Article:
The government of Economica decides to use the money raised through taxes to provide a subsidy for health care. The diagram below shows the market for hospital beds in the country after the subsidy.

 

With reference to the diagram, let us calculate the following after a subsidy of 90 Noms per unit has been granted:

  • the change in price

  • the change in quantity sold

  • the change in consumers' expenditure 

  • the change in producers' revenue

  • the government's expenditure on the subsidy

  • the change in consumer surplus

  • the change in producer surplus

  • the deadweight loss

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Looking at the diagram, we can see the equilibrium price on the free market was 140 Noms while the price falls to 60 Noms per bed. The change in price is therefore 80 Noms per bed.

The number of beds consumed before the subsidy was 4,000 which has now increased to 5,000 due to the fall in price as a result of the subsidy. The number of hospital beds consumed has therefore increased by 1,000.

The consumers' expenditure on hospital beds initially was P*Q = 140 * 4,000 = 560,000 Noms. 

The consumers' expenditure after the tax is P*Q = 60 * 5,000 = 300,000 Noms.

The change in consumers' expenditure = New consumers' expenditure - initial consumers' expenditure = 560,000 - 300,000 = 260,000 or a fall of 260,000 Noms. The consumers are spending 260,000 fewer Noms and able to consume a larger quantity.

The producers' revenue from the sale of the service (hospital beds) initially was P*Q = 140 * 4,000 = 560,000 Noms.

After the subsidy is granted, the producers receive 60 Noms from the consumers as the price. In addition, the government pays a subsidy of 90 Noms for every unit. Thus, the total price received by the producers for each unit is 150 (= 60 + 90) Noms. The producers' income after the subsidy is P*Q = 150 * 5000 = 750,000 Noms.

The change in total revenue = New total revenue - initial total income = 750,000 - 560,000  = 190,000 or an increase of 190,000 Noms.

The subsidy per unit is 90 Noms. In the post-tax equilibrium, the quantity consumed is 5,000. The government's expenditure on the subsidy is therefore 90 * 5,000 = 4,50,000 Noms.

From the diagram, we can see that the consumers gain areas A and C as a result of the subsidy, This is because the price falls to 60 Noms.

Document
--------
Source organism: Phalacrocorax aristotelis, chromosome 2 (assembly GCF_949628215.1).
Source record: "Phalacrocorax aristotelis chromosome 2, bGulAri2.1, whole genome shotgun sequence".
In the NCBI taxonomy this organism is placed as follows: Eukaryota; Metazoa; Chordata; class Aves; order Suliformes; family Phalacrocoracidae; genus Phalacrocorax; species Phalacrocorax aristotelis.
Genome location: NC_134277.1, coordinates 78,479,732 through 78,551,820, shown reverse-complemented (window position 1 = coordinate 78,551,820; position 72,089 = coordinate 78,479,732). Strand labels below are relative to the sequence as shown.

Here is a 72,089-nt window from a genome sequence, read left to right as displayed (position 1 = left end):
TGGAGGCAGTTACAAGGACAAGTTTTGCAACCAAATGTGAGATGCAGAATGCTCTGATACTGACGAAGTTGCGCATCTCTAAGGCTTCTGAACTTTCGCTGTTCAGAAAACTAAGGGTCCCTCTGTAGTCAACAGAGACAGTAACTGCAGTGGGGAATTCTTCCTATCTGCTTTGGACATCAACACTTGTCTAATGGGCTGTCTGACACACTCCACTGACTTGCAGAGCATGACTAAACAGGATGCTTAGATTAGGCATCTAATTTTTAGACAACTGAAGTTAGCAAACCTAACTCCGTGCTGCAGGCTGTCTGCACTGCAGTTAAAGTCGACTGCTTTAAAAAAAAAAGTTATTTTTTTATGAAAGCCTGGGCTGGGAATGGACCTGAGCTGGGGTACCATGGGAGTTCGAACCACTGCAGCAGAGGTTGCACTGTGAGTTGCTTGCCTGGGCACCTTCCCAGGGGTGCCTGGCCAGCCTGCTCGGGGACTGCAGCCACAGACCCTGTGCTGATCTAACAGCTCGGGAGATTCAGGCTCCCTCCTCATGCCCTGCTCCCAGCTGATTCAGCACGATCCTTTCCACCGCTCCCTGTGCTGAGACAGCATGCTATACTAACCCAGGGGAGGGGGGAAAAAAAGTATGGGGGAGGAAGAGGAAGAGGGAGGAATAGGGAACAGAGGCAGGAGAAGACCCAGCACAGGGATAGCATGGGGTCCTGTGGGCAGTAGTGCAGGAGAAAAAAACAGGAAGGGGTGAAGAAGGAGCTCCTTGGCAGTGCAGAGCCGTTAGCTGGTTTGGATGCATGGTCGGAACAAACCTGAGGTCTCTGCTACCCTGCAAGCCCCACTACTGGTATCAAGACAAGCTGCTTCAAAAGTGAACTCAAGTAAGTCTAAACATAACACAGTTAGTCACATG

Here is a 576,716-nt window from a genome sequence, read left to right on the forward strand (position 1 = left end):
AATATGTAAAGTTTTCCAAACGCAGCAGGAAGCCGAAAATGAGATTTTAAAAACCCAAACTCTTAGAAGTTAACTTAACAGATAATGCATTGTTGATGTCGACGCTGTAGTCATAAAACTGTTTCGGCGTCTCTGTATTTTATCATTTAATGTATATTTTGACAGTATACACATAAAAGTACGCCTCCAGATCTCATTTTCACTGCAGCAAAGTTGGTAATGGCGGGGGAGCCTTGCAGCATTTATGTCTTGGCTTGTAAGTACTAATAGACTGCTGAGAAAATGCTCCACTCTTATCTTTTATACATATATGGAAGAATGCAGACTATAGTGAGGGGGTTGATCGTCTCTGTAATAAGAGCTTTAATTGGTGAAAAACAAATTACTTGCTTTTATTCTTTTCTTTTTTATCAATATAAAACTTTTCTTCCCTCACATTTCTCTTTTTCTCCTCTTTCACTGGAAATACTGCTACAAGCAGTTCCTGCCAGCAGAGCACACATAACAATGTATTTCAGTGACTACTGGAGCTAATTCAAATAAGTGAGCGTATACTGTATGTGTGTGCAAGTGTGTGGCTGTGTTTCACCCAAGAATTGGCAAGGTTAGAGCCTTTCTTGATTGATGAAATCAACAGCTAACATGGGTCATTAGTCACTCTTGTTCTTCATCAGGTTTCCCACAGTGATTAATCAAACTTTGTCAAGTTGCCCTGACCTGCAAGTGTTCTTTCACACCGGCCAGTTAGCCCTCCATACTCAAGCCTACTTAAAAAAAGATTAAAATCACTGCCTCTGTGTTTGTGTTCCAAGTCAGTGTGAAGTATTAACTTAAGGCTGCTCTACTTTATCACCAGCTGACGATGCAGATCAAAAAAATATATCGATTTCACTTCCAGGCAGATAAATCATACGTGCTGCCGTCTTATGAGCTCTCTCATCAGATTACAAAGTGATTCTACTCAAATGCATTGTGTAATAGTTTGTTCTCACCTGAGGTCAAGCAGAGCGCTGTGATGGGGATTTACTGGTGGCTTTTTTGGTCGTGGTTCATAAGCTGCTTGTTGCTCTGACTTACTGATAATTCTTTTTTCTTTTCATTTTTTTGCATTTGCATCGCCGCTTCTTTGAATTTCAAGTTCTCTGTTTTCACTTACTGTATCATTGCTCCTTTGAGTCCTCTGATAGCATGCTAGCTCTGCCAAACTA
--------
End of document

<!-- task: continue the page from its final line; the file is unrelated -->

Area A = length * width (area of a rectangle)

            = 80 * 4000

            = 320,000 Noms.

Area C =* base * height (area of a triangle)

                2

              =* 1000* 80

                 2

              = 40,000 Noms

Gain in consumer surplus = Area A + Area C = 320,000 + 40,000 = 360,000 Noms.

The consumer welfare is increased by 360,000 Noms

Similarly, areas B and E represent the gain in producer surplus as the producers receive a higher price of 150 Noms per unit.

Area B = length * width (area of a rectangle)

            = 10 * 4000

            = 40,000 Noms

Area E =* base * height (area of a triangle)

               2

             = 1   * 1,000 * 10

                2

             = 5,000 Noms

Gain in producer surplus = Area B + Area E = 40,000 + 5, 000 = 45,000 Noms.

The producer welfare is increased by 45,000 Noms.

We can calculate deadweight loss in two ways. The first would be to calculate the deadweight loss directly as area W. 

Area W =* base * height (area of a triangle)

                 2

              =* 1000* 90

                 2

              = 45,000 Noms

Alternatively, deadweight loss can be calculated as the difference between the government's expenditure on the subsidy and the increase in societal welfare as measured by the sum of consumer and producer surplus (or community surplus).

 

Consumer surplus + producer surplus = 360,000 + 45,000 = 405,000 Noms

Government's expenditure on the subsidy = 450,000 Noms

Deadweight loss = Government expenditure on the subsidy - increase in community surplus

                              = 450,000 - 405,000 Noms

                              = 45,000 Noms